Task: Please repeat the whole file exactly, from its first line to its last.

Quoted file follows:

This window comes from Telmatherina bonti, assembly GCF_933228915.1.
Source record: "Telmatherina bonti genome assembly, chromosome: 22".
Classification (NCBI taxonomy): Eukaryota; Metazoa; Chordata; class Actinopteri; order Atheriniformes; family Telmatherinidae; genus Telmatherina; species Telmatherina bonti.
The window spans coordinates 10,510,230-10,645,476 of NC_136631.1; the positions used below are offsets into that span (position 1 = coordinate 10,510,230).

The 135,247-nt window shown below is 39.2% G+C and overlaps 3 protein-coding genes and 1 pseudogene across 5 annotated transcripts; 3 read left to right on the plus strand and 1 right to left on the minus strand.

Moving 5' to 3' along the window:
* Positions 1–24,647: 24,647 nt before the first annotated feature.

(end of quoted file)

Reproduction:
This window comes from Telmatherina bonti, assembly GCF_933228915.1.
Source record: "Telmatherina bonti genome assembly, chromosome: 22".
Classification (NCBI taxonomy): Eukaryota; Metazoa; Chordata; class Actinopteri; order Atheriniformes; family Telmatherinidae; genus Telmatherina; species Telmatherina bonti.
The window spans coordinates 10,510,230-10,645,476 of NC_136631.1; the positions used below are offsets into that span (position 1 = coordinate 10,510,230).

The 135,247-nt window shown below is 39.2% G+C and overlaps 3 protein-coding genes and 1 pseudogene across 5 annotated transcripts; 3 read left to right on the plus strand and 1 right to left on the minus strand.

Moving 5' to 3' along the window:
* Positions 1–24,647: 24,647 nt before the first annotated feature.